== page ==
Last Updated on Sunday, 19 January 2020, 9:58 by Writer
by GHK Lall
I keep asking myself: Who are these people? How is it that we keep manufacturing them like clockwork every elections season? It is small wonder that we are left with what we have known all along, and which promises to dominate the proceedings again going forward.
For a brief moment, they stirred hope, but have now blended into the political woodwork, through what are called coalitions; a triumvirate did on Friday. This society has lost yet again and stuck in the same divisive rut, with the old and failed. The new came, more with style and pageantry than of any deep or durable substance. They delivered their lines with an aplomb that failed to mask the blandness that is all about surface sheen.
Look carefully: the newcomers were always in sync and in step. If any Guyanese heard one stray word, one out of place phrase, they are the lucky ones. If any citizen noticed a smile that was strained, a tie knotted incorrectly, or a hemline or plunge line that was a shade untoward, they were in the right place at the right time. It is difficult to recall any instance of men and women faltering, hesitating, slipping during this exciting election hour; not one strand of hair wandering. They were all on their best behavior, impeccable is a thought that comes. Now if all of this is so, then why are they fading even before they started?
There is the gloss of the well-practiced, of the well-schooled, of the ultra-careful, of those who know what it takes, what has to be marketed, and were skilled at playing the game. It is a game, with little of genuine commitment. The words flowed; they are easy, they are cheap, but they lacked honesty. None was intended, and if this is viewed as the height of cynicism, then our ongoing national narrative—our rickety, nasty, ugly political history—stand as corroborating testimony. Our Guyanese aspirants come, like Greeks, with the fancy gifts of themselves to us, while the authenticity of purpose of most of them, leaves us decimated like the Trojans of old.
If half, only half—maybe a quarter—of the things asserted by half of the new people were seriously envisioned, then this country would have been well on its way to fixing itself. Come to think of it, Guyana may be ready to advance to that place, where it could proudly and authoritatively say that we have no problems, we have none that are insuperable, and for which we are not up to the task. We can do it, for we can conquer our demons. We can triumph when it matters, regardless of what is required.
When all of these positions are made, all of these promises sworn to, all of these visions tabled, I remind of those mountains which we always have failed to overcome. There is that slight drawback that comes from reconciling words with deeds. I question: Where are those deeds? Where were those deeds that align with the presentations, that did engage our interest, our hearts? Why is there nothing around that resembles in passing something tangible from those forced to pick up the pieces?
This is the biggest game in this town, isn’t it? It is bigger than oil, because if the right words and positionings and things are put into motion, then the control of the oil comes. The rush for the prize for self was the primary objective. The strength and standing from being near and being able to take care of one’s own interests. It has always been in this way here. There is the key: power. Power attracts and compels; it makes men forget their best intentions and their better impulses; it makes callous, rapacious beasts of them. Except that these know the language and it is not the menacing, or chilling, or discomforting.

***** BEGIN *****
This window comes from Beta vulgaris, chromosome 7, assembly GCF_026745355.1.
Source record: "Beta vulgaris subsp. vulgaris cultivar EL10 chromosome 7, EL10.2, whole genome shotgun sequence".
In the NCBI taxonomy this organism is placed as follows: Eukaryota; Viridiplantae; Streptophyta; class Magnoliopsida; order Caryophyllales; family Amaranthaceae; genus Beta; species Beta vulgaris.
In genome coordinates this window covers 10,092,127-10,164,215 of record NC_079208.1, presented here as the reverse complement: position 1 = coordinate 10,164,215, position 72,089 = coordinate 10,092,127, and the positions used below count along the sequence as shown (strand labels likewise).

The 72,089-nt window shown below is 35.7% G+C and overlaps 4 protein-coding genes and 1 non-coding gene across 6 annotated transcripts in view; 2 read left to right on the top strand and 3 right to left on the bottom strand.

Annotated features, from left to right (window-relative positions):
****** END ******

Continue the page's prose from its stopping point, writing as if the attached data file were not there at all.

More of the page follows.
Instead, I hear them tell Guyanese those soothing things that make them forget and give yet another chance, like trusting domestic abuse victims; it could be fatal. Tell the deceptions and vast hypocrisies that engage and mesmerize the inhabitants of this land. They will come back for more; they may even believe that; this once, somebody is not selling them a cobra for a kitten. Or another sweetheart deal, or another can’t lose proposition. Well, that is all that Guyanese have ever known: political propositions that have blown up in their faces and made bumbling idiots of us. There is nothing puzzling about them, since what is observed, in the main, is a bunch of men and women calculating what is best for them, and them alone.
I think that politics and governance have descended to function as lamppost and public convenience in this country. It is where all comers, inclusive of professional vagrants and the ethically-hollow, go to relieve themselves. It does not take much imagination what they heap upon the Guyanese people.
Label them with whatever comes to mind, and it fits: propagandists, marketers, salespeople, confidence women and three-card men. Politics in this country, and especially around elections time, is the biggest shell game around. And it always seems to come with a new band of transparent practitioners, who fall short before they start. Some may outlast today. After that, it is on their faces and then back to wherever they came from, the obscurity of the insipid. That is, unless they succeed in finding a merger to maintain presence. Some have, for whatever it will bring.
Mr. GHK Lall is a Guyanese author, columnist and former financial analyst on Wall Street.